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As we have learned from many fights before, using the language and framing of our opponents when communicating with voters plays perfectly into their hands.  

Unfortunately, it appears that the "Fiscal Cliff" catch phrase has become the deceptively framed phrase to describe the expiration of the Bush Tax cuts and a package of other economically impactful, expiring policies including the debt limit, automatic spending cuts, and unemployment benefits.

My counter-offer for a progressive version of the "Fiscal Cliff" is to call it the "Fiscal Bluff". Geologically, cliffs and bluffs really aren't that different, in that they both start with a very steep incline.  A bluff, however, has a flat top. But that's not the important difference between these phrase.

Of course, the important difference between these phrases is the double-meaning of the word bluff to also include a definition of what gamblers do or generals do on the battlefield... projecting strength in an attempt to force your opponent to fold or misplay their hand because they think you have more resolve, a stronger hand or that you are just crazy enough to go down burning.

And bluff is exactly what this is. The Republicans know after the shellacking they just took in 2012 that they don't have the leverage they pretend that they have in this grand negotiation. The voters have backed President Obama and his priorities for paying down the debt with a balanced approach.  Democrats are all too happy to let the Republican's try to bluff us with their 3 of a kind hand when we have a full house with the voters.

Every time you call it the fiscal bluff, make sure you say it with a smile, and get in your reasons why you think the Repubs are bluffing. And let's see if this new messaging battle can get some traction.

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Comment Preferences

  •  Tip Jar (7+ / 0-)

    ~ Nothing insightful to say ~

    by EagleOfFreedom on Fri Nov 16, 2012 at 08:23:41 AM PST

  •  Awesome! (1+ / 0-)
    Recommended by:
    EagleOfFreedom

    As I see it, your new frame of "Fiscal Bluff is not only effective it is very accurate!  I hope it catches on in a big way and that people like Rachel start using it.

  •  someone needs to ask the wingnuts how (0+ / 0-)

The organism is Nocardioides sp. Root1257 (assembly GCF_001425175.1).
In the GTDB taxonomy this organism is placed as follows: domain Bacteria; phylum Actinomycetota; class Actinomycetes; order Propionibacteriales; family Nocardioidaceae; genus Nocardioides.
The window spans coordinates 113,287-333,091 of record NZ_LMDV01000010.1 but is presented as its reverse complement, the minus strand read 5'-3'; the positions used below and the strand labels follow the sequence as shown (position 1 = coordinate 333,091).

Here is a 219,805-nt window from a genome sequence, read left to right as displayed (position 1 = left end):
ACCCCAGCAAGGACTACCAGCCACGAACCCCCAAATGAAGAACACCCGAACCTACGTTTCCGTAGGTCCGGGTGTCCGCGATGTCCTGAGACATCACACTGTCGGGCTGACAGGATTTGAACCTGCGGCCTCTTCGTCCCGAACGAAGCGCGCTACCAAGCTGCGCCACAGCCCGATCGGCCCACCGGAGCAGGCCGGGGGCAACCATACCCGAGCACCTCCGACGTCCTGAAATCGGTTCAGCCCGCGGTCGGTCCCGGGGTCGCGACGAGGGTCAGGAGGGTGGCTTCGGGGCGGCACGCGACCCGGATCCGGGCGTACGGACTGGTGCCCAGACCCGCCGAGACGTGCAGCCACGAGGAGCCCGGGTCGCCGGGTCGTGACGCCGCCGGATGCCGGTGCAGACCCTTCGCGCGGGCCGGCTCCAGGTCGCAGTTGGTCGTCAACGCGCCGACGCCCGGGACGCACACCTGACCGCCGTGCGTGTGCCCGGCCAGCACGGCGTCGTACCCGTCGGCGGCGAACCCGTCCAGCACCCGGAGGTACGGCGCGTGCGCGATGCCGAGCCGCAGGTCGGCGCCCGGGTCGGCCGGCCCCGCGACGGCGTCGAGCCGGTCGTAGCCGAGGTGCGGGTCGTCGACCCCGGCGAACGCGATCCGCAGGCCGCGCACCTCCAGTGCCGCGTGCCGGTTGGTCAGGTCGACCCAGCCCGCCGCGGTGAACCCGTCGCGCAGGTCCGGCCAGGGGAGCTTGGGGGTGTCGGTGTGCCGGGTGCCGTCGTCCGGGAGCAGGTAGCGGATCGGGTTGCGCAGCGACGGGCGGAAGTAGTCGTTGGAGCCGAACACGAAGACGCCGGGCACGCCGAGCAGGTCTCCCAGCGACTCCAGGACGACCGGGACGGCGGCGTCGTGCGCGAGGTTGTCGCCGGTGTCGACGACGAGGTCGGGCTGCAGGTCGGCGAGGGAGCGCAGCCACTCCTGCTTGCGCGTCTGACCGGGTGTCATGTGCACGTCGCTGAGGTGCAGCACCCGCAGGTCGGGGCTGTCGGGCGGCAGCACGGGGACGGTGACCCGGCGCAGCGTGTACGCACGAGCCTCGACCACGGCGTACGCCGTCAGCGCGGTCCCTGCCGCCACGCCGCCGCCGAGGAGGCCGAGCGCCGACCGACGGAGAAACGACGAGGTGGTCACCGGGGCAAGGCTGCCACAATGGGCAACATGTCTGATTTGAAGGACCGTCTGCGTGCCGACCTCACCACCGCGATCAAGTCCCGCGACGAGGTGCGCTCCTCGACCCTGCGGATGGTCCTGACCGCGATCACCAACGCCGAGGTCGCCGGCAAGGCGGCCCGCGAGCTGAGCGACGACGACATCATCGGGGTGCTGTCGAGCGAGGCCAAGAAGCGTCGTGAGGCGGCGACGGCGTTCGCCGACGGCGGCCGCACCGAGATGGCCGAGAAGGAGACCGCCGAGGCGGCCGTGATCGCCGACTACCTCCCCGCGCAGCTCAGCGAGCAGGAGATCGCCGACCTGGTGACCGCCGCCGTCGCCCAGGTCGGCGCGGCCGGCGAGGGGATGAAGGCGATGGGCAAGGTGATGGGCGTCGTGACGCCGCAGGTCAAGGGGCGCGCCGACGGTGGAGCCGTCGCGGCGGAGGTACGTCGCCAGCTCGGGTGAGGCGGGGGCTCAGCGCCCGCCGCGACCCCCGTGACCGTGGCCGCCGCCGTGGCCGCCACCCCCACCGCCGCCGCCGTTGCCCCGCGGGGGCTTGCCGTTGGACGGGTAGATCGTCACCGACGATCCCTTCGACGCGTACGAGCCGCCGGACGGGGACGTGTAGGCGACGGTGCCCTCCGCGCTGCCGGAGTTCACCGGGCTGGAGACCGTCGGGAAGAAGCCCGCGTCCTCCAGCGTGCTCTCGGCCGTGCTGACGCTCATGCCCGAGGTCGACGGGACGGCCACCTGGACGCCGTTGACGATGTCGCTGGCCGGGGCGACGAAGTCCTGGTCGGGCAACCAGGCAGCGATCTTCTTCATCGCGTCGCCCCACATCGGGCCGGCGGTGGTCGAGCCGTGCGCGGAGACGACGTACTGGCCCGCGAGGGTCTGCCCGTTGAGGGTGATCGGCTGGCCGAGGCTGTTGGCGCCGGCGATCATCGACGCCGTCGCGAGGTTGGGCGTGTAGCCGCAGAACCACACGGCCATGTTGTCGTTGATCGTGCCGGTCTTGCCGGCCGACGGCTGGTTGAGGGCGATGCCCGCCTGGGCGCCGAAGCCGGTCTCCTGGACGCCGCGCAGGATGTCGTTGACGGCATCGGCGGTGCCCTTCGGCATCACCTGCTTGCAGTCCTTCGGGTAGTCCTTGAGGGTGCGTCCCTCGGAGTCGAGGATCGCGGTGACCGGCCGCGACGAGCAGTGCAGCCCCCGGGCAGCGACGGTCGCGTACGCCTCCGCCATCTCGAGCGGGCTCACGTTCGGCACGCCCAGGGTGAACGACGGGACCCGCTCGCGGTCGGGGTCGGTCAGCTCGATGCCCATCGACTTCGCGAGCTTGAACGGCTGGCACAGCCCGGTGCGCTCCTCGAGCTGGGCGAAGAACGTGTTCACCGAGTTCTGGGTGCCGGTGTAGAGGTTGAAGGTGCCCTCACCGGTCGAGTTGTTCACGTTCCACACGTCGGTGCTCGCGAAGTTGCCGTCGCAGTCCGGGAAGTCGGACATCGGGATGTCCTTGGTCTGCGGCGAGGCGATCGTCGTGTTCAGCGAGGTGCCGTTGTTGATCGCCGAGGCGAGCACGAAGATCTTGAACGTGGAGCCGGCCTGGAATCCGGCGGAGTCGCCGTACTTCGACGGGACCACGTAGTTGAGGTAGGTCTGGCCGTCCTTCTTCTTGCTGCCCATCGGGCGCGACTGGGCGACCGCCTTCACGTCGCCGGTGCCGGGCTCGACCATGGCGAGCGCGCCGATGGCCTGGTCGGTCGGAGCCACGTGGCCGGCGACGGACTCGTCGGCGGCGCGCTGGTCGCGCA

increasing revenue and decreasing spending, thereby reducing the "deficit" is not a good thing.

  •  yeah -I was looking for a new phrase (2+ / 0-)
    Recommended by:
    EagleOfFreedom, BruceCA

    If someone would just do a graphic to go with this it could go viral on fb.

    YOu know: someone hanging by arms on the edge of a cliff, and the cliff is short, and the ground is two feet beneath their feet...

    :)

    "We have always known that heedless self-interest was bad morals; we know now that it is bad economics" - F.D.R.

    by biscobosco on Fri Nov 16, 2012 at 09:04:31 AM PST

  •  The cliff may be a bluff (1+ / 0-)
    Recommended by:
    EagleOfFreedom

    but the grand bargain is a grand betrayal and the deficit and debt scare, like every piece of bipartisan agreement we've seen in the last decade, is bullshit.

    The public debt is also the measure of private sector wealth, dollar for dollar. It is a mathematical identity. And with a $600 billion trade deficit, a balanced budget (words I keep hearing) would mean a drain of $600 billion a year from our economy. All the people trying to cut down their debt would find it growing again. During the Clinton surplus debt went to 500% of GDP (nearly double the debt as at the beginning of the great depression). Historically, Fed government budget surpluses have always been followed by a depression or a great recession.

    The private sector cannot sustain deficits for long. The public sector can because we have a fiat monetary system and the government is the issuer of the currency. Any amount the government owes in dollars can always be paid. The government creates money by spending, and drives the value of money by imposing taxes, fines and fees payable in the state's money.

    There is a whole belief system about the economy and the money and debt that is widely held in politics and the media and a significant part of the economics community. It is a wrong headed system that is founded on scrupulous avoidance of facts. I call it Theoeconomics, because many hold to it with religious fervor.

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